A wild bonding experience

Some people volunteer in hospitals or libraries, but others babysit escape artist orangutans and dig worms for hungry foxes.

The Los Angeles Zoo enlists 800 volunteers from high school teens to retirees throughout the Los Angeles area, many of whom live in Glendale, La Cañada Flintridge and Burbank.

One docent, Muriel Horacek, of La Cañada, can often be found near Bruno the orangutan. Bruno is well-known on zoo grounds for his 25-minute escape in May 2008. Ever since, volunteers like Horacek have kept a watchful eye on him, which she enjoys because orangutans are her favorite species to observe.

Horacek began her work with animals at age 67 as an Earth Watch representative. Earth Watch recruits people to help scientists with their wildlife field research.

At 87 years old, Horacek has traveled with 35 expeditions to sites such as China, Australia, New Zealand and Africa.

This is Horacek's first year as volunteer docent, teaching people about wildlife.

"The more you go, the more you see the personality of the animals," she said. "When you go to the zoo once, you don't see that."

One of her favorite memories is watching a 5-year-old orangutan spend 30 minutes reaching for a branch outside the cage. With perseverance, the young ape finally nibbled.

Glendale resident Beach Rogers has volunteered at the zoo for nine years and also loves the orangutans.

Rogers worked at KNX-FM (1070) and spent his entire career in Los Angeles. In 1998, he retired and wanted to give back to the community when he wasn't playing golf.

As a docent, he loves sharing facts about the animals and teaching children about wildlife conservation.

"There's not an animal that doesn't deserve care and doesn't deserve our attention," Rogers said. "Can you imagine not being able to see a particular animal? There are so many wonderful animals, and we don't want to see them disappear."

He's proud to volunteer at the zoo, and he looks forward to the new 3.5-acre Asian elephant compound. Asian elephants are most at risk because they are threatened in the wild and by humans, he said.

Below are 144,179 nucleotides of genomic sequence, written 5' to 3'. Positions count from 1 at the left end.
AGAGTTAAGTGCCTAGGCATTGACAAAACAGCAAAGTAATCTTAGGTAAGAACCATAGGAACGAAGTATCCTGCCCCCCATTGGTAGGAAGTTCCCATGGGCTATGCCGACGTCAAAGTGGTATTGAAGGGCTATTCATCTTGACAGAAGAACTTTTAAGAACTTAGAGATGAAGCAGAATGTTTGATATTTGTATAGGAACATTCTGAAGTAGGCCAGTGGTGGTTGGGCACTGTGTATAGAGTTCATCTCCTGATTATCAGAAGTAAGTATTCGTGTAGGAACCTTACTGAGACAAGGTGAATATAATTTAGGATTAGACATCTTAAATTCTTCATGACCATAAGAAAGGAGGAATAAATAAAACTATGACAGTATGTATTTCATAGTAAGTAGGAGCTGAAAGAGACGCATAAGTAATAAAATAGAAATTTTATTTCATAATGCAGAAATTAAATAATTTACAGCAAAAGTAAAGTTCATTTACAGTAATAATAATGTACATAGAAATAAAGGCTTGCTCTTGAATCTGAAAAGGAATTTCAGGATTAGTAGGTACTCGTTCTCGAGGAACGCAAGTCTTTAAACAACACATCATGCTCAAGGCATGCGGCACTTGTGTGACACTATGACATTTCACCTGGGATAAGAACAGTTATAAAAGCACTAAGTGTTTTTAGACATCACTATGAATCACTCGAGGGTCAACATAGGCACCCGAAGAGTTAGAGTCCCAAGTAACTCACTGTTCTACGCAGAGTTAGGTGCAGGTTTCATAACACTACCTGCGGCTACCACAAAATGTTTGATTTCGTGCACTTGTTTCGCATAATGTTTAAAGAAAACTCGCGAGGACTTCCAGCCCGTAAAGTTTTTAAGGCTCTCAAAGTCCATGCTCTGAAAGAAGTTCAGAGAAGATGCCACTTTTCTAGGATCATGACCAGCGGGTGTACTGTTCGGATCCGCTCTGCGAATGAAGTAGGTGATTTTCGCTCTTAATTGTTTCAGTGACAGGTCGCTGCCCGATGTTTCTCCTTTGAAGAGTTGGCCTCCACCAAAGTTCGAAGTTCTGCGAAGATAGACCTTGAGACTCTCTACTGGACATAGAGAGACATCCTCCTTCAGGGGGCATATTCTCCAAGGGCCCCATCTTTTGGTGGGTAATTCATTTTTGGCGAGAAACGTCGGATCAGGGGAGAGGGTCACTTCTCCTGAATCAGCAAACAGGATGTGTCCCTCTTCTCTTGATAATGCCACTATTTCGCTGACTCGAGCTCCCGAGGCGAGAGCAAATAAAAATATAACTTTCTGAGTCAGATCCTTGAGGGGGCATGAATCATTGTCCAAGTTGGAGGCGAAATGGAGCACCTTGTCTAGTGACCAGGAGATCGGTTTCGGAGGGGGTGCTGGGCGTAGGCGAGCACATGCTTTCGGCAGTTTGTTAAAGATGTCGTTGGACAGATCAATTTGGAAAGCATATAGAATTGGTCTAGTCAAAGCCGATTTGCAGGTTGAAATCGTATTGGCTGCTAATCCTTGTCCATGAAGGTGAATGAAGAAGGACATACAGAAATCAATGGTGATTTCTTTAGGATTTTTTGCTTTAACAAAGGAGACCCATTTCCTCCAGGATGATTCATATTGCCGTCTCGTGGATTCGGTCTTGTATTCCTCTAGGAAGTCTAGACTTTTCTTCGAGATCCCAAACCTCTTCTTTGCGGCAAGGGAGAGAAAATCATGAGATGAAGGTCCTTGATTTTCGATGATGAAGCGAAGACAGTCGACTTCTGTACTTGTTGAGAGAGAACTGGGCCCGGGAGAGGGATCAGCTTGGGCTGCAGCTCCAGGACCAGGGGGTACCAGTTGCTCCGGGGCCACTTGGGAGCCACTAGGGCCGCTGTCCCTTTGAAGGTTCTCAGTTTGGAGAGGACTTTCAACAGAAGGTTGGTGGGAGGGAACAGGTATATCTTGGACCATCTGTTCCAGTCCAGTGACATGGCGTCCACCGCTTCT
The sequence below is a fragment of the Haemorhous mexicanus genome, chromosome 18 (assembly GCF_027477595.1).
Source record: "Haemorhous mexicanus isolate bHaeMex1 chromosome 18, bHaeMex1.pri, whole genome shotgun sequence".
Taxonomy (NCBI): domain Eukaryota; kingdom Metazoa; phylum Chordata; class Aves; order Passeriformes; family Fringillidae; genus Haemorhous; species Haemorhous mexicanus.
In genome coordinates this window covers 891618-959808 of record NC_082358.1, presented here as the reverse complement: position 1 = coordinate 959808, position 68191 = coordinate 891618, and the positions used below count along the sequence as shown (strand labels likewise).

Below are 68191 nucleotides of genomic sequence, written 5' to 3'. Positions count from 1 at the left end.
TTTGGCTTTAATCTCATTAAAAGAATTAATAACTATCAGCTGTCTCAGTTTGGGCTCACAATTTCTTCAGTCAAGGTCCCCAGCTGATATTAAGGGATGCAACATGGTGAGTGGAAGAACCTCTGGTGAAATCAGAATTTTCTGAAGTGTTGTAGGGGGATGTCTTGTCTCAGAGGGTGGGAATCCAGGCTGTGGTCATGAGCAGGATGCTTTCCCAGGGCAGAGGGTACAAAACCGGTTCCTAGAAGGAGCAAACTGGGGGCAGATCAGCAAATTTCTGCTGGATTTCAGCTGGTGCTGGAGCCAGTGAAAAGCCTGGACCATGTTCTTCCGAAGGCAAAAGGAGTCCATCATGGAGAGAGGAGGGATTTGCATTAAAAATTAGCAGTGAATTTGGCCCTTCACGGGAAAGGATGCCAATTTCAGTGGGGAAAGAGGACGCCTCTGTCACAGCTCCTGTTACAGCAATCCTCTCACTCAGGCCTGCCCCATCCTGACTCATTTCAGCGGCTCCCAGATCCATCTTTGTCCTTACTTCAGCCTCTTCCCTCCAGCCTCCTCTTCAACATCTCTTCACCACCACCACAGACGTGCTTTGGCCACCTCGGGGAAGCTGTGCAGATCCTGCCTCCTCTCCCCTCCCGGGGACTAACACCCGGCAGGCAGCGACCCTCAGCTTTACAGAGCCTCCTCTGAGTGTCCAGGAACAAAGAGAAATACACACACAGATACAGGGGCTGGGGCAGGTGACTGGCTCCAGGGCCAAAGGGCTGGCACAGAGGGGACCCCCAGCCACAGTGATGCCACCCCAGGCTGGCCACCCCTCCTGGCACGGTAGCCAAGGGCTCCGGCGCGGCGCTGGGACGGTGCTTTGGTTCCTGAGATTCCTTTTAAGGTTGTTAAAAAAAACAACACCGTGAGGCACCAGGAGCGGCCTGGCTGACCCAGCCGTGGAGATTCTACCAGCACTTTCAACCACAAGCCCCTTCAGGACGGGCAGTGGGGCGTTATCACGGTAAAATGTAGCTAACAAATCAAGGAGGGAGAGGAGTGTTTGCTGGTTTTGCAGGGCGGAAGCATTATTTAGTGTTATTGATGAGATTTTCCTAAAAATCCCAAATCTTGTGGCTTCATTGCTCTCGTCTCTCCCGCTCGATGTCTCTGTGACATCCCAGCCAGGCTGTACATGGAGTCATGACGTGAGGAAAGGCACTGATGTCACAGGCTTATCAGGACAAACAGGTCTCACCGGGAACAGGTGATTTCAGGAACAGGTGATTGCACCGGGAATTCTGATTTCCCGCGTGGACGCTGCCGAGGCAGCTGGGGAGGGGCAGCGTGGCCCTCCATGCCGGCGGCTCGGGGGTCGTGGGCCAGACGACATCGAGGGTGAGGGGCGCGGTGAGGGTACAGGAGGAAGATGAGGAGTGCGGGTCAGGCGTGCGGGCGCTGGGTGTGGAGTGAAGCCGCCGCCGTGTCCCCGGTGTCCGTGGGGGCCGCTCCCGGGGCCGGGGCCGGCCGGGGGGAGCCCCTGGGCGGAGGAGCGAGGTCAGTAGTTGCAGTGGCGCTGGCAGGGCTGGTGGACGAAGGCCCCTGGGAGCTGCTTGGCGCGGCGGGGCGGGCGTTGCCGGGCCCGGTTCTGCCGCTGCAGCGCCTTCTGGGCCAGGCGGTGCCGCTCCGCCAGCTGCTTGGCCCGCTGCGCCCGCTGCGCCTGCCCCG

Horacek and Rogers took a zoology course to be a docent like many retirees at the zoo who are overseen by Burbank resident Kirin Daugharty.

Daugharty is manager of volunteer programs for the zoo and began her volunteer work as an artist in 2001. Daugharty started doing more observing than painting and began her work there as a "happy accident," she said.

She doesn't work with the animals like she used to.

"I just work with the North American primates, which are the volunteers," Daugharty said.

Ecology lovers can volunteer in several capacaties at the zoo.

For high school students, a program is offered for ninth-, 10th- and 11th-graders who take a 13-week class about ecology, conservation and plants.

These volunteers are stationed throughout the zoo and at the California Condor Rescue Zone. Guests enter the area and learn about condors through play and dress-up with costumes for scientists, condors and veterinarians. The volunteers also help with audience participation at music-in-the-zoo events on July 23 and Aug. 6. The next date for orientation will be from 10 a.m. to 4 p.m. Monday.

For adults, there is a UCLA-credited program through the Greater Los Angeles Zoo Assn. This nonprofit corporation supports the Los Angeles Zoo and offers adults a look at taxonomy, ecology, conservation, biomes, adaptations and the zoo's botanical garden. Orientation for this program will begin July 24.

Once students graduate from this 23-week program, they give tours to members and school groups, help out as ambassadors, speak with the public and talk about exhibits. Often, these ambassadors will conduct speakers' bureaus about the condor rescue program and other events or education stations at the zoo grounds.

In addition, these volunteers may do outreach for special-needs people who cannot travel to the zoo.

Another adult opportunity is the general volunteer program open to people 16 and older. These volunteers run Muriel's Ranch, the petting zoo. Volunteers help guests greet goats, sheep, pigs, a mini horse and donkey on Saturdays, Sundays, Tuesdays and Thursdays. They also help with food preparation for animal diets and in a general volunteer division called enrichment.

Volunteers help bat-eared foxes from Africa dig up their food. The foxes use their ears to find their prey and eat from the ground after volunteers dig worms in holes for them.

To volunteer , visit http://www.lazoo.org/volunteer/.

The zoo wouldn't be the same without the volunteers, said La Cañada resident Connie Morgan, president of Greater Los Angeles Zoo Assn., which runs the docent program.

"We are very fortunate to have them because they are folks interested in lifelong learning," Morgan said. "They go through very intensive training for weeks before they can step into the zoo and lead a tour."

Docents serve as important contact points between the zoo and the public at large, whether a volunteer holds a snake or directs people to the restroom, she said.

"That's our ultimate mission — giving people a nature experience here in the center of Los Angeles and advocating for wildlife conservation across the world," Morgan said. "What we share with our general public is our desire to conserve species on Earth."

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